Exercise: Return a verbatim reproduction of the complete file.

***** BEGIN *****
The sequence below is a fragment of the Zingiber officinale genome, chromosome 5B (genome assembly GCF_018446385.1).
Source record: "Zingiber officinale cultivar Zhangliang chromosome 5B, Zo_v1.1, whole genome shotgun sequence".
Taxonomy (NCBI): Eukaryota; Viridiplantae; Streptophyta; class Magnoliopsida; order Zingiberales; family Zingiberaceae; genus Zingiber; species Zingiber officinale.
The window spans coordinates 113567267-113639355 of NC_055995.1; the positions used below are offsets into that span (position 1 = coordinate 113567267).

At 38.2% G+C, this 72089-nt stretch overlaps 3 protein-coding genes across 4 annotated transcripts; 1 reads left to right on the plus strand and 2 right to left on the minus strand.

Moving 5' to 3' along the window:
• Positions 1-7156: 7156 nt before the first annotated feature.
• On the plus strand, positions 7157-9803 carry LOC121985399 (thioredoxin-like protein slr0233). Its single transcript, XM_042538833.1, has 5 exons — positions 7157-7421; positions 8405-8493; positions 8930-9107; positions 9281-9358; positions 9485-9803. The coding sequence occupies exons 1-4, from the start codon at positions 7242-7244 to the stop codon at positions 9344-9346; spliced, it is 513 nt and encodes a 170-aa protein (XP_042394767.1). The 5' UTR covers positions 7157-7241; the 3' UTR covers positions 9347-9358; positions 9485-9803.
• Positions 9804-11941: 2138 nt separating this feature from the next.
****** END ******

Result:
The sequence below is a fragment of the Zingiber officinale genome, chromosome 5B (genome assembly GCF_018446385.1).
Source record: "Zingiber officinale cultivar Zhangliang chromosome 5B, Zo_v1.1, whole genome shotgun sequence".
Taxonomy (NCBI): Eukaryota; Viridiplantae; Streptophyta; class Magnoliopsida; order Zingiberales; family Zingiberaceae; genus Zingiber; species Zingiber officinale.
The window spans coordinates 113567267-113639355 of NC_055995.1; the positions used below are offsets into that span (position 1 = coordinate 113567267).

At 38.2% G+C, this 72089-nt stretch overlaps 3 protein-coding genes across 4 annotated transcripts; 1 reads left to right on the plus strand and 2 right to left on the minus strand.

Moving 5' to 3' along the window:
• Positions 1-7156: 7156 nt before the first annotated feature.
• On the plus strand, positions 7157-9803 carry LOC121985399 (thioredoxin-like protein slr0233). Its single transcript, XM_042538833.1, has 5 exons — positions 7157-7421; positions 8405-8493; positions 8930-9107; positions 9281-9358; positions 9485-9803. The coding sequence occupies exons 1-4, from the start codon at positions 7242-7244 to the stop codon at positions 9344-9346; spliced, it is 513 nt and encodes a 170-aa protein (XP_042394767.1). The 5' UTR covers positions 7157-7241; the 3' UTR covers positions 9347-9358; positions 9485-9803.
• Positions 9804-11941: 2138 nt separating this feature from the next.